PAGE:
Divorce examples of unreasonable behaviour are wide-ranging and include various behaviours.
If you’re going through the process of divorce in the UK and you’re wondering how it works, including what’s included under the umbrella of ‘unreasonable behaviour’, then you’re not alone.
Every case is different and there are numerous factors to consider in any divorce, whether it’s the assets you both own (jointly and individually), whether there’s any children involved and the circumstances around the divorce.
Let us run through some examples of unreasonable behaviour in divorce.
Unreasonable Behaviour Divorce Examples UK
Unreasonable behaviour is an overarching term that includes A LOT of different behaviours and actions that might lead to the breakdown of a marriage and may be relevant to you.
The most common examples of unreasonable behaviour for divorce include:
- Domestic abuse
- Emotional abuse
- Debts and financial recklessness
- Inappropriate relationship with another person
- Lack of support
- Excessive gaming or use of social media
- Family disputes
- Verbal abuse
- Lack of socialising together
Unreasonable behaviour is cited in 45% of all divorce applications, making it the most commonly used ground for divorce in England and Wales.
Grounds For Divorce
Uneasonable behaviour is just one of the 5 grounds for divorce, which in full are:
- Unreasonable behaviour
- Living apart for more than 2 years, with an agreement
- Living apart for more than 5 years, without an agreement
If you believe the breakdown of your relationship comes under any of those grounds, or any of the featured categories of unreasonable behaviour, then it’s worth seeking expert legal advice.
Of course, no-fault divorce came into effect in England and Wales in April 2022 and represents a significant change since divorce can be granted without one partner blaming the other.
What If Unreasonable Behaviour Is A Significant Part of My Divorce?
When it comes to unreasonable behaviour as grounds for divorce, the onus is on you to prove that the fact your partner has acted unreasonably has caused the breakdown of your marriage.
You must provide the court with written examples of their unreasonable behaviour on your divorce petition, which could include details of their behaviour, when it happened, and how it made you feel.
It’s also worth noting that an application for a divorce on the grounds of unreasonable behaviour MUST be submitted within 6 months of the last incident of behaviour occurring.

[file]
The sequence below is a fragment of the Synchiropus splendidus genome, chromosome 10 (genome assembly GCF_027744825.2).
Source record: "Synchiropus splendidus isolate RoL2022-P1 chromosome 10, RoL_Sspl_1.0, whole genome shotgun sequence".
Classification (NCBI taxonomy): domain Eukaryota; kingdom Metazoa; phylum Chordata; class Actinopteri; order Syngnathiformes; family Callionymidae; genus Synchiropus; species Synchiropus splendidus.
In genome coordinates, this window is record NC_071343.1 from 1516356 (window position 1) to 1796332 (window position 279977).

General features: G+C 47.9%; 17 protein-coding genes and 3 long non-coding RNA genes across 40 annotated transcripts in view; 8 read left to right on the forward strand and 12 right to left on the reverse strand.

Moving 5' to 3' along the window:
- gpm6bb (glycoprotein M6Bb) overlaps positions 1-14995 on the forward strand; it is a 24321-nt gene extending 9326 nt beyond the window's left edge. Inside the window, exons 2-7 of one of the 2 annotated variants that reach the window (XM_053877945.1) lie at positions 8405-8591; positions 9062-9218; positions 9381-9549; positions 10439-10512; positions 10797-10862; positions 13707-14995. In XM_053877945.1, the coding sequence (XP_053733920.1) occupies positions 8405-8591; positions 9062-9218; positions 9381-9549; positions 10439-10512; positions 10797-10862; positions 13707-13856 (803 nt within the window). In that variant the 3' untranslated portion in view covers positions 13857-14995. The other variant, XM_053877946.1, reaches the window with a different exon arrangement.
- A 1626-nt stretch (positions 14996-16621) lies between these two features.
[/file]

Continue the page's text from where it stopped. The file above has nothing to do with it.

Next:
However, a divorce petition CAN be submitted after longer than 6 months if one partner moves out of the matrimonial home.
This is why it’s important to seek expert legal advice as soon as possible to give you the best chance of achieving a positive outcome.
A couple of other things to know are that the grounds for divorce and allegations of unreasonable behaviour WON’T be shared with the public and that any allegations MUST be specific to your circumstances, and your behaviours shouldn’t be used in any way.
What If They Deny Unreasonable Behaviour?
The reality is that in any divorce, there are two parties and each will have their own views and interpretations of what happened. This isn’t to say that you’re not telling the truth or that you’re exaggerating in any way, but your former partner might dispute that the unreasonable behaviour occurred or that the behaviour was a significant contributor to the end of your marriage.
It might even be that they disagree with the allegations of unreasonable behaviour but they’re happy to proceed with the divorce under different circumstances.
Obviously, it will depend on what you’re hoping to achieve from the divorce proceedings, but there may be an easier way to complete the divorce without the need for a costly court battle.
In fact, they could even agree not to contest the divorce but make it clear that they disagree with the allegations of unreasonable behaviour. That would mean your divorce could be completed without any further delays and the rest of the process should be relatively straightforward.
Divorce Lawyers Near Me
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That’s why having an expert divorce solicitor acting on your behalf is so important to ensure that you’re in the best possible positive to achieve a positive outcome.
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